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An aerial photo shows the Kongskilde Industries plant in rural Hudson. The Normal Township Board voted 3-2 Wednesday to approve a tax abatement deal for Brandt Group of Companies to take over the site.

FOR THE PANTAGRAPH

NORMAL — Normal Township has decided to give up property tax money over the next decade to bring up to 500 jobs to McLean County.

Nearly a week after board members postponed a decision on an abatement to bring the Brandt Group of Companies, a Canadian agriculture manufacturer, to the soon-to-be-vacated Kongskilde factory in rural Normal, the same deal passed 3-2 Wednesday after more debate about the agreement.

Because future assessments for the properties are unknown, the total value of the abatements can't be calculated, but using the most recent assessment available, they would add up to about $637,000.

McLean County Unit 5 makes up 65 percent of that total; McLean County, 12 percent; Heartland Community College, 8 percent; Hudson Community Fire Protection District, 8 percent; Hudson Area Public Library, 3 percent; Normal Township, 3 percent; and Normal Township Road District, 1 percent.

The share for the township and its road district totals at least $19,000.

Unit 5, McLean County and Heartland also have approved the agreement. The Hudson fire district will vote Monday, and the Hudson library will follow on Tuesday.

Normal Township board members Arlene Hosea and Sally Pyne, who voiced concerns last week about the short turnaround on the deal — it was published earlier that week — joined Ray Ropp in voting "yes" Wednesday morning. Ropp previously voted against delaying the decision.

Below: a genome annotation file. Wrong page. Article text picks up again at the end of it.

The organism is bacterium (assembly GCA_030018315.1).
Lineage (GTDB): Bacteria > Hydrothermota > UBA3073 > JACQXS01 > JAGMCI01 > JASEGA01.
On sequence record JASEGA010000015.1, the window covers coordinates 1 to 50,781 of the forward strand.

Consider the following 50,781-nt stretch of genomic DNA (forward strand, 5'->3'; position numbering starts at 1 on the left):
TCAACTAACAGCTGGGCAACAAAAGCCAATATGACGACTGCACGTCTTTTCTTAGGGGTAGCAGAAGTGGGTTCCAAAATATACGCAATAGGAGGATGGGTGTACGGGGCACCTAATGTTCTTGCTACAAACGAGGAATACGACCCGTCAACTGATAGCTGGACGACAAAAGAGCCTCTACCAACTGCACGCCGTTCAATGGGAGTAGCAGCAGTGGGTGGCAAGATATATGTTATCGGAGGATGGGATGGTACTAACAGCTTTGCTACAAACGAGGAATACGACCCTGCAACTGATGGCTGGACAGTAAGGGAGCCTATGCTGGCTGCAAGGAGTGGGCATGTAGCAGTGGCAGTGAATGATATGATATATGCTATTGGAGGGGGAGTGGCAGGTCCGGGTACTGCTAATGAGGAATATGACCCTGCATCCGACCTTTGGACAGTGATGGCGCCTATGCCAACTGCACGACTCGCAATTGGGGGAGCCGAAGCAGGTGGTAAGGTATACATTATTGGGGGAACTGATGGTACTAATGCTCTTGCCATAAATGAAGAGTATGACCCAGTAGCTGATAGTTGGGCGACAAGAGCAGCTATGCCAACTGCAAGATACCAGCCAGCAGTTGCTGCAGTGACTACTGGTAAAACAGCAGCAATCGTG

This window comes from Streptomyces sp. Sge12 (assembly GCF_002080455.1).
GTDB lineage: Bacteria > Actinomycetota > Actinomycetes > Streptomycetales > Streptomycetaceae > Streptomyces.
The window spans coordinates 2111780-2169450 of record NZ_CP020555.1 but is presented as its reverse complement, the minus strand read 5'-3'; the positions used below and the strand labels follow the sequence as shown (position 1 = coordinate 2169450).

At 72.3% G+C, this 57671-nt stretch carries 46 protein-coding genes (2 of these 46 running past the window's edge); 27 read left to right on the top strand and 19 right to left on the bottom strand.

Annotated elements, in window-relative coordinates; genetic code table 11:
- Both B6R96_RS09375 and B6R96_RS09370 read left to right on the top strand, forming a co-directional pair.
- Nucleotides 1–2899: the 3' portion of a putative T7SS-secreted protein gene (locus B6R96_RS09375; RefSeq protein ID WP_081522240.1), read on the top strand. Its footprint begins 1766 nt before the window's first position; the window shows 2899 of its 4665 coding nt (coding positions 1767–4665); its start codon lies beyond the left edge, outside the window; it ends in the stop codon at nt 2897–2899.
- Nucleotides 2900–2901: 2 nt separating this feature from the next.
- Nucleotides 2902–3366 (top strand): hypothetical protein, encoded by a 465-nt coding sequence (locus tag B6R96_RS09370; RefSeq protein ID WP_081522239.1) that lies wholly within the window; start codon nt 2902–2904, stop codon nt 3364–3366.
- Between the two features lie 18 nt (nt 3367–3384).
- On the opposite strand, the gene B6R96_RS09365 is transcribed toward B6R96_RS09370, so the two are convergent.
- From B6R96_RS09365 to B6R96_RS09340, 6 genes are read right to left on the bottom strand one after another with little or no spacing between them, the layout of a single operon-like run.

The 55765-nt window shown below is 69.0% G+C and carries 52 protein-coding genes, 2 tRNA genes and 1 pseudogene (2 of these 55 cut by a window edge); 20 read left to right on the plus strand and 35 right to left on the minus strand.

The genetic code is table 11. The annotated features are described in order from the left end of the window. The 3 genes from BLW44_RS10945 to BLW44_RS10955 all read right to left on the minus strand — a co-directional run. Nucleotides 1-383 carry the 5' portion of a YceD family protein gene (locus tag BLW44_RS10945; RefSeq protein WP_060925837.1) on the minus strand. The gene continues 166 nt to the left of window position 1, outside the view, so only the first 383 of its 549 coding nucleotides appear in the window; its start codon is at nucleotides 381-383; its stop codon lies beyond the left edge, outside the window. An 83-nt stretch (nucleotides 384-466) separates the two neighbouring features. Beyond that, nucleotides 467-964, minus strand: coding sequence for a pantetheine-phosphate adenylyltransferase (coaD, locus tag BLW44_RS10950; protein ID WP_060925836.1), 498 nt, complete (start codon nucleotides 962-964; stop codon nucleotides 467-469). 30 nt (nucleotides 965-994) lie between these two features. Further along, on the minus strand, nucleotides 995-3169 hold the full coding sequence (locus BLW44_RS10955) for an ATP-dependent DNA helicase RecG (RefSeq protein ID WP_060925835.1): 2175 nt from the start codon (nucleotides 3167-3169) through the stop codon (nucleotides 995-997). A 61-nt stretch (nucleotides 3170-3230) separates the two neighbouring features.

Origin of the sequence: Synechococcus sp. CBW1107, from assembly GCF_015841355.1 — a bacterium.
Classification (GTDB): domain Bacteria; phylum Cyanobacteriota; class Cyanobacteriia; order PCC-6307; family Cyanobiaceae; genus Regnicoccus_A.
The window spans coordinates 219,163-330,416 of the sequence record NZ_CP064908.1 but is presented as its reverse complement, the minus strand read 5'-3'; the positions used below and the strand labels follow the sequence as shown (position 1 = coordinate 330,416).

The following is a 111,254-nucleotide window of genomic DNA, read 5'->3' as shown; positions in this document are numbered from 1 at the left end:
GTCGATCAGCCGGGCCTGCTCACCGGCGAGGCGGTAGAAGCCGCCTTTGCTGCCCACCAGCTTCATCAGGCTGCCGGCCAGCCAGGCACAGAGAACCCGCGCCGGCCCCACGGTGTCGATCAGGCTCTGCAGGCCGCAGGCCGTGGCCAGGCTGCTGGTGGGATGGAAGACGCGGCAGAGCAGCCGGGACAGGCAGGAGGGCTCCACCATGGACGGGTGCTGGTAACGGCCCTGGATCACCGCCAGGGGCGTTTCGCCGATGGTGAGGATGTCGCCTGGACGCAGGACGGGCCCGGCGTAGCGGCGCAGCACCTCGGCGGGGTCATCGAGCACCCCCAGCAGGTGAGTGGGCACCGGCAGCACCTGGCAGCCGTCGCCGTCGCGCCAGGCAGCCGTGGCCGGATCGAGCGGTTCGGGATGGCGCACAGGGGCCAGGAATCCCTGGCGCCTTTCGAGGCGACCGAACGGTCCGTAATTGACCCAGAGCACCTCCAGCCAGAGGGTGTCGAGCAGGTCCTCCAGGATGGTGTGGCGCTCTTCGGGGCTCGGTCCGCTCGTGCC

"I don't think in any agreement that you get all you want," said Ropp. "This is an opportunity to benefit our community, even though we may not be fully supportive of the procedure. We can't afford not to take advantage of this."

Township Supervisor Sarah Grammer and board member Sam Quigle voted "no."

Grammer said last week the deal doesn't do enough to protect the township, including requiring specific investment totals and using "clawback" provisions that allow taxing bodies to recover abated money if a project fails.

Officials have said clawback provisions are difficult to enforce, and they prefer to make incentives depend on performance, as they are in the Brandt deal.

"My concern is that ... we are really underselling ourselves, and that we're not showing just Brandt the kind of community that we are with this deal, but we're showing all future manufacturers that come here the kind of community we are by settling for this quality of an agreement," said Grammer.

"They choose (to come here) because we are struggling and so we'll take whatever deals that come our way," said Quigle after the meeting. "I want to be the community that jobs come to us and they say, 'What can we give you?' instead of 'What can you give us?'"

Kyle Ham, president of the Bloomington-Normal Economic Development Council, said the deal is "a once-in-a-lifetime opportunity for McLean County to bring good-paying jobs."

"I understand all these arguments. I'm a former small-town mayor. I take taxpayers' dollars seriously," said Ham. "But we will not see another opportunity like this, probably in my lifetime. In Illinois it just doesn't happen. ... When people say, 'What happens next,' I'm afraid there won't be a next."

Public comments at the meeting were unanimously opposed to the deal.

"I did not elect Kyle Ham or (Vice President) Mike O'Grady at the EDC. ... The idea that they're in charge of the show, and you should vote based on what they say, is deeply troubling to me," said township resident Joel Studebaker. "I could get behind this deal if the EDC said exactly what we're giving up and exactly why it's necessary. But they either cannot or will not tell us."

Follow Derek Beigh on Twitter: @pg_beigh

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